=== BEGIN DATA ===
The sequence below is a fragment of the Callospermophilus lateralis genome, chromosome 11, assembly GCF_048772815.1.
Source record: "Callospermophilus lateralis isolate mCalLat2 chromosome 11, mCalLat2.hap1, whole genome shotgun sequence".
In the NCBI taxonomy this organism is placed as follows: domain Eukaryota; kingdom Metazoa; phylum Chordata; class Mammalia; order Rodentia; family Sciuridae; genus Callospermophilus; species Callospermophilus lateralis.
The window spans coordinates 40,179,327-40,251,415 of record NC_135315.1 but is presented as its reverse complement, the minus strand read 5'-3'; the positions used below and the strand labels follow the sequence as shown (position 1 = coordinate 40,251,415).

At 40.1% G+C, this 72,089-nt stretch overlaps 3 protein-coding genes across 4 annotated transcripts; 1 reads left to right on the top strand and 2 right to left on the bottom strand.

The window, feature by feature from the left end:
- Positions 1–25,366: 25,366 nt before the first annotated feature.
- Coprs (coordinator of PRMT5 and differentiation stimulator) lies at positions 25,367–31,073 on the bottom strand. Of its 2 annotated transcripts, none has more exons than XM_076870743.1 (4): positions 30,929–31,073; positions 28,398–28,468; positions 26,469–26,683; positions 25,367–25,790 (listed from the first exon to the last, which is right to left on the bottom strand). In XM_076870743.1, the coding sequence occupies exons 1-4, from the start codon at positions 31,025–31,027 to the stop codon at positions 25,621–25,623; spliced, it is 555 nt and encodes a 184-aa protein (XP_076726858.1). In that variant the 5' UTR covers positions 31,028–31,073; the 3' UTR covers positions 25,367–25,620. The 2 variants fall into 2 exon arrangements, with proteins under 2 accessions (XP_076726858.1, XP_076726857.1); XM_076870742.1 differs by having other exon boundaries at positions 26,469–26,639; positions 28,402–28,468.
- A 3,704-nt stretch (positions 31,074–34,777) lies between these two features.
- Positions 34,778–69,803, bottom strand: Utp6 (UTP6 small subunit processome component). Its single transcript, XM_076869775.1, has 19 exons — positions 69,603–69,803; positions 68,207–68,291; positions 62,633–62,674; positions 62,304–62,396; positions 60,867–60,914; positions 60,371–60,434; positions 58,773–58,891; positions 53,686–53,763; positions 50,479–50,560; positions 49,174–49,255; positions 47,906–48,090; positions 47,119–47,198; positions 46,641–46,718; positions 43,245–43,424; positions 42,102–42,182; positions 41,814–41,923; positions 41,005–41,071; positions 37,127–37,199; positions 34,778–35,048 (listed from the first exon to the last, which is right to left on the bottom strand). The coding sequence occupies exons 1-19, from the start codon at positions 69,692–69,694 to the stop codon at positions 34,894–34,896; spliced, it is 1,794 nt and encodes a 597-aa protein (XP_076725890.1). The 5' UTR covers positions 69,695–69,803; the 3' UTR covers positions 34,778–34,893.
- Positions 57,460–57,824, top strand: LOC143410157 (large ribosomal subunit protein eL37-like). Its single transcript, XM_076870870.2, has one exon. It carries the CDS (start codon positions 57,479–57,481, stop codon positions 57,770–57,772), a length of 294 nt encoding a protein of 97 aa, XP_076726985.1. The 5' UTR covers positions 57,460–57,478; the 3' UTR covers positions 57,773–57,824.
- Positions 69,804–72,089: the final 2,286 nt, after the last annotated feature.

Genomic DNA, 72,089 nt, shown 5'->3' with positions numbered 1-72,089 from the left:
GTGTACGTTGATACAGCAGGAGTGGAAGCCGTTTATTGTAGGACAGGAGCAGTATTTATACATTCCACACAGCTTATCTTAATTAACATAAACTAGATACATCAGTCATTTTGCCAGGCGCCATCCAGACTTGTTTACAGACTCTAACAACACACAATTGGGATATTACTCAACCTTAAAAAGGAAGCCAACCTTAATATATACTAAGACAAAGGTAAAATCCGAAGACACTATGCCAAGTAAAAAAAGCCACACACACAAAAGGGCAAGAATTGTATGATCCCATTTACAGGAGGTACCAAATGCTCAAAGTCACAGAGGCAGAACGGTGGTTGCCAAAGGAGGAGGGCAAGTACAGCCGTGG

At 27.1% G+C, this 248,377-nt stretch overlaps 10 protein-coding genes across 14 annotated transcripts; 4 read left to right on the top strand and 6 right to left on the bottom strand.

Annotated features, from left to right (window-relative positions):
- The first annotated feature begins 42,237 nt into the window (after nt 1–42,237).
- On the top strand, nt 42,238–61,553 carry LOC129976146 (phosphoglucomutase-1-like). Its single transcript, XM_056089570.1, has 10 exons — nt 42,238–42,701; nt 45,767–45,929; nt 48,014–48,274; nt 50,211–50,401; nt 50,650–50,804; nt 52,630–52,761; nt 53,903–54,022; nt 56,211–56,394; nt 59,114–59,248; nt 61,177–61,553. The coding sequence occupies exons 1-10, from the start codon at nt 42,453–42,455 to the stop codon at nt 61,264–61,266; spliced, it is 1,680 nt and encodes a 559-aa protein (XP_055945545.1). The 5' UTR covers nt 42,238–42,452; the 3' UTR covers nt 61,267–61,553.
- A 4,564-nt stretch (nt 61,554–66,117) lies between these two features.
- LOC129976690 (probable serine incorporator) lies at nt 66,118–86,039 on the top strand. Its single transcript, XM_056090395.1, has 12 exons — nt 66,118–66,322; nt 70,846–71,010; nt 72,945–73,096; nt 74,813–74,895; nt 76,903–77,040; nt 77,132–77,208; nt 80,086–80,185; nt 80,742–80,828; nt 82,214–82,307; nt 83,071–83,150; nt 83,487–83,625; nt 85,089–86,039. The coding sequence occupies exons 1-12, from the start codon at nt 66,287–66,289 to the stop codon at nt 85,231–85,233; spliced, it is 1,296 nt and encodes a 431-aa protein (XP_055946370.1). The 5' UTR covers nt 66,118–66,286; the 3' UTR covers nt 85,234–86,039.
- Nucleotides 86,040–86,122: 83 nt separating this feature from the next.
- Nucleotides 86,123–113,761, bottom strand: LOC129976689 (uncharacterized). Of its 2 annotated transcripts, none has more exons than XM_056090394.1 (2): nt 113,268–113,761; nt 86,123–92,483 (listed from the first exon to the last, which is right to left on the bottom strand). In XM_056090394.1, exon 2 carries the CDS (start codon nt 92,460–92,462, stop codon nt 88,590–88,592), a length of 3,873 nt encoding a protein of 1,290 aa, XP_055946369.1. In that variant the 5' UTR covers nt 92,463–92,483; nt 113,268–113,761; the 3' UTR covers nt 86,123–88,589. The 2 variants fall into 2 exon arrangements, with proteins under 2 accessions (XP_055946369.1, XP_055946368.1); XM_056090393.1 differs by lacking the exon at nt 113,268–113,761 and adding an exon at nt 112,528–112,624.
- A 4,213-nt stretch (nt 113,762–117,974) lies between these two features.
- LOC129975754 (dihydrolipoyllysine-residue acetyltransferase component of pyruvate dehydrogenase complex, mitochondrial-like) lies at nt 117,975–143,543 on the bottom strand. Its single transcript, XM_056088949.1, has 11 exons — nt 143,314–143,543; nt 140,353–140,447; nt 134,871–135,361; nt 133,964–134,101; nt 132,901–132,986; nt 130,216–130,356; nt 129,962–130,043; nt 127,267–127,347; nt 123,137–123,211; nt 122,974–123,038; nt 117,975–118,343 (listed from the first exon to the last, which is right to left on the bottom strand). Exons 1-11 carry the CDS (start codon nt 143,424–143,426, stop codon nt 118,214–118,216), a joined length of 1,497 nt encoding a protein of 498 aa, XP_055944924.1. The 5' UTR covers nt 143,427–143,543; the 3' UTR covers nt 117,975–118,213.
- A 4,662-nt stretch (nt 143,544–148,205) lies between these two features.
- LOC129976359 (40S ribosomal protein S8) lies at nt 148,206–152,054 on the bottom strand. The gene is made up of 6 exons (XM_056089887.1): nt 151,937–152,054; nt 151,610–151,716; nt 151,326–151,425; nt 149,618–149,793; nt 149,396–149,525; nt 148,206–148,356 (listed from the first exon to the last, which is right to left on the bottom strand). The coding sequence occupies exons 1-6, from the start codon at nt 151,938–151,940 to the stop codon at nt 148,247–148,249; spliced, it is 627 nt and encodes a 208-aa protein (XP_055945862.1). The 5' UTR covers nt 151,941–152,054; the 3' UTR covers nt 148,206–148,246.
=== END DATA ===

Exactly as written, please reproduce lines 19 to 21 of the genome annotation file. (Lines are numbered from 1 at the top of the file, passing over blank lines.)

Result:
- A 4,564-nt stretch (nt 61,554–66,117) lies between these two features.
- LOC129976690 (probable serine incorporator) lies at nt 66,118–86,039 on the top strand. Its single transcript, XM_056090395.1, has 12 exons — nt 66,118–66,322; nt 70,846–71,010; nt 72,945–73,096; nt 74,813–74,895; nt 76,903–77,040; nt 77,132–77,208; nt 80,086–80,185; nt 80,742–80,828; nt 82,214–82,307; nt 83,071–83,150; nt 83,487–83,625; nt 85,089–86,039. The coding sequence occupies exons 1-12, from the start codon at nt 66,287–66,289 to the stop codon at nt 85,231–85,233; spliced, it is 1,296 nt and encodes a 431-aa protein (XP_055946370.1). The 5' UTR covers nt 66,118–66,286; the 3' UTR covers nt 85,234–86,039.
- Nucleotides 86,040–86,122: 83 nt separating this feature from the next.